In what has become an annual tradition, I am sharing Santa’s Naughty List for 2017!
What happens when a person, company, or organization takes a shot at modern agriculture? Lots of times it turns out nothing. But Santa remembers and those doing bad will end up on his Naughty List.
Just like Santa, I populate the naughty list with individuals or companies that have done something particularly naughty related to agriculture during the preceding 12 months. That means you will see a lot of new faces, and not necessarily familiar faces from previous years. That doesn’t mean they weren’t naughty, it just means I thought others deserved a spot on the top 10 list.
So, without further ado…. Here is Santa’s Naughty List 2017!
10. Local Kids & Township Police
I’ll admit, this is a personal one. In October, we received a phone call letting us know that some kids started one of our corn fields on fire. The fire department’s report indicated the blaze was set intentionally, a fairly easy conclusion because the kids were setting new fires as the firefighters were trying to quell the flames. Appeals to the township police department originally went unheard – we weren’t even allowed to fill out a police report because “no one was hurt.” After a couple well-placed phone calls by the family attorney (yours truly), the police decided to “investigate.” What resulted was a sham investigation meant to appease us more than find out who set the fire. For not really caring about farm families, and burning up our hard work, the township police department and the local kids are both on Santa’s Naughty List this year.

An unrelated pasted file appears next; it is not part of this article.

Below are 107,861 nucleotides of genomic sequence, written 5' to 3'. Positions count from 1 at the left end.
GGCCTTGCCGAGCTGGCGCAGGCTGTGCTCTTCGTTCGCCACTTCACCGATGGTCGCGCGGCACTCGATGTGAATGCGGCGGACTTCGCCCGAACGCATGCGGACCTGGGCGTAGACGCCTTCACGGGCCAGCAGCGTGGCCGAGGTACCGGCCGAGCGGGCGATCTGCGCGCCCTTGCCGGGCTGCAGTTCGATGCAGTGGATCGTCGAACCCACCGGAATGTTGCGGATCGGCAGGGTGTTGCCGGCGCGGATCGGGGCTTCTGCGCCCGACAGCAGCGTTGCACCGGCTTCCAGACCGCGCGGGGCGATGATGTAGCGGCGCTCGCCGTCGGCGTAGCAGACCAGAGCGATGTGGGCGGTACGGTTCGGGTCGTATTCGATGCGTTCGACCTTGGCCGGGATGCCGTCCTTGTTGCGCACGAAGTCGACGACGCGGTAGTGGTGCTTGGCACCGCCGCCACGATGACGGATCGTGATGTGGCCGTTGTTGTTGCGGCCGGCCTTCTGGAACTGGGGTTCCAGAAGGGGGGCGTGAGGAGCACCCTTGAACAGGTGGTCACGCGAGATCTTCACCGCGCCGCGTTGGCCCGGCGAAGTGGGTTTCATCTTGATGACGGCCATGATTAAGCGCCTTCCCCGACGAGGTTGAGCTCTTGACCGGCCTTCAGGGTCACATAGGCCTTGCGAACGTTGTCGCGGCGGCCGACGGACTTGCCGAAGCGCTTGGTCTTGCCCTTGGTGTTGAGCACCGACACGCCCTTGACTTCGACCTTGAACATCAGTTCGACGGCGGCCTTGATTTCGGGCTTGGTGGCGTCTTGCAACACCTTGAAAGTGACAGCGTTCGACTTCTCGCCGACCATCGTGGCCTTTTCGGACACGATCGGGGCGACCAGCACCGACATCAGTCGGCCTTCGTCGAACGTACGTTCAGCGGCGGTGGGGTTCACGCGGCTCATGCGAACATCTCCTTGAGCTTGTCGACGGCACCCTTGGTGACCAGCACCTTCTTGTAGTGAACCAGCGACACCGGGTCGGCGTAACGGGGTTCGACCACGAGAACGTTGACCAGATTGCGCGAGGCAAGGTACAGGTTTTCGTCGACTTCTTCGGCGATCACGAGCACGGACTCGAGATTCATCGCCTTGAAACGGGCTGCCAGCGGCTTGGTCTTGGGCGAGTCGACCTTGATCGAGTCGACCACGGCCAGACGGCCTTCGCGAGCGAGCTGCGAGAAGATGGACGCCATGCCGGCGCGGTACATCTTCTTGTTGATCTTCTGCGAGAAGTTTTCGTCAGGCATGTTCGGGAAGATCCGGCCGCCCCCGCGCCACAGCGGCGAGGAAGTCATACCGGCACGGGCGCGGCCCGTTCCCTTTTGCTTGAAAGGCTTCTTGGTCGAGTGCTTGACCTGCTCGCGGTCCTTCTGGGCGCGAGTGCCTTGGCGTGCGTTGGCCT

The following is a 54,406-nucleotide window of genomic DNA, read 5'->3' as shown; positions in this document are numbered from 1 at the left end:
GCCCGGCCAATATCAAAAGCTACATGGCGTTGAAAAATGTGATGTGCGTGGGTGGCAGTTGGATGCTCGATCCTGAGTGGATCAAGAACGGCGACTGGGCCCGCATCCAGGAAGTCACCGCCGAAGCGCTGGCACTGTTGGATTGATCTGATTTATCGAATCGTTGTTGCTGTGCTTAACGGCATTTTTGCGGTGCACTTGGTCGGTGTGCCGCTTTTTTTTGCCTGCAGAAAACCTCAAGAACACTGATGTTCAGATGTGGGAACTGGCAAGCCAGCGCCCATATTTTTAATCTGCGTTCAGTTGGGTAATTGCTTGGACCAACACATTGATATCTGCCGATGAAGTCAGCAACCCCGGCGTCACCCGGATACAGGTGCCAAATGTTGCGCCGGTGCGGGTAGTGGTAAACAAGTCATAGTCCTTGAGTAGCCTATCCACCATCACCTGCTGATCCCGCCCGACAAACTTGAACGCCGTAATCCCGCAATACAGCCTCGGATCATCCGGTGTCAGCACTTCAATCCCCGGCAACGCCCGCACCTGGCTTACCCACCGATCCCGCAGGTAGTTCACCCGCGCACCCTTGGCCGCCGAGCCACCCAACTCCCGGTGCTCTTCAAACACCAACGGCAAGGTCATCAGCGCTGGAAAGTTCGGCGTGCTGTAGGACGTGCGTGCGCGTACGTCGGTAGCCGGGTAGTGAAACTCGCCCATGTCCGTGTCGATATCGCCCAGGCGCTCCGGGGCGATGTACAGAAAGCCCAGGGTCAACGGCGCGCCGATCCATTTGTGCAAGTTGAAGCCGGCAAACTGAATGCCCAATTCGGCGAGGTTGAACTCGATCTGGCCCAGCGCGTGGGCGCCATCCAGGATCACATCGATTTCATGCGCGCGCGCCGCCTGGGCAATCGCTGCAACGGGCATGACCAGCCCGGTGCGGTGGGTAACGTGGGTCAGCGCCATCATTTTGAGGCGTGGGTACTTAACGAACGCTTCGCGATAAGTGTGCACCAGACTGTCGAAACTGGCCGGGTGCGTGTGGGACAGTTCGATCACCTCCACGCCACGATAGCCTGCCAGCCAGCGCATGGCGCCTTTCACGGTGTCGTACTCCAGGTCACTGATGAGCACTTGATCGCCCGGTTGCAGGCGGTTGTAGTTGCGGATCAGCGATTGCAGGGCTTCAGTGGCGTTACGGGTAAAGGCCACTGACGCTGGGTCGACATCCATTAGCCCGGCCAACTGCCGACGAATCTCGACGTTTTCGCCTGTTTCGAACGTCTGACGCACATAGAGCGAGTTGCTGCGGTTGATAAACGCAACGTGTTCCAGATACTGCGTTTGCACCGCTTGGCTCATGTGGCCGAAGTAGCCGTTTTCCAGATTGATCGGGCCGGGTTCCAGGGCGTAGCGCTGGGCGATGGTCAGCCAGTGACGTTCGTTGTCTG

9. Azure Farms
When a farm family legitimately needs help, I have no problem with them using social media to rally supporters and make a fuss. When they distort the truth to gain sympathy, I’m not amused. That’s exactly what Azure Farms did this year when it took to social media claiming that the government was forcing it to use pesticides, which would threaten its status as an organic farm. What Azure Farms failed to mention was that it had allowed noxious weeds to proliferate on its property, in violation of state and local laws, that it was negatively impacting neighboring farmers. In the end, the farm struck a deal with the county to avoid using herbicides. Hopefully, they will stick to it, clean up their farm, and earn a place on the Nice List next year.
I usually appreciate Politico’s coverage of all things agricultural politics. I was even mentioned on Morning Agriculture for my work on calling out Cargill. But then the online publication had to go and write a piece that proclaimed the vast majority of farmers couldn’t care less about soil health. In fact, they allege that most farmers completely neglect and abuse the soil. I was more than a bit perturbed, so I wrote a response and offered it to Politico. They declined. The Federalist, however, was more than happy to publish. For some reason, ticked off the writers at Politico, who apparently think farmers shouldn’t respond to hit pieces. One of the writers got nasty with me on Twitter. Seriously? Santa wasn’t amused.
7. Bombers of Monsanto Facility
Over Easter weekend this year, a Monsanto research facility in Italy was bombed. The attack seemed to be based on a resistance to genetically modified crops, though the facility only worked on traditional and hybrid corn varieties, not GMOs. Luckily, no one was hurt but bombing research facilities will always land you on the Naughty List. Special mention: all those people that continue to use the narrative that Monsanto is, quite literally, the the root of all evil. This one is on you and Santa knows it.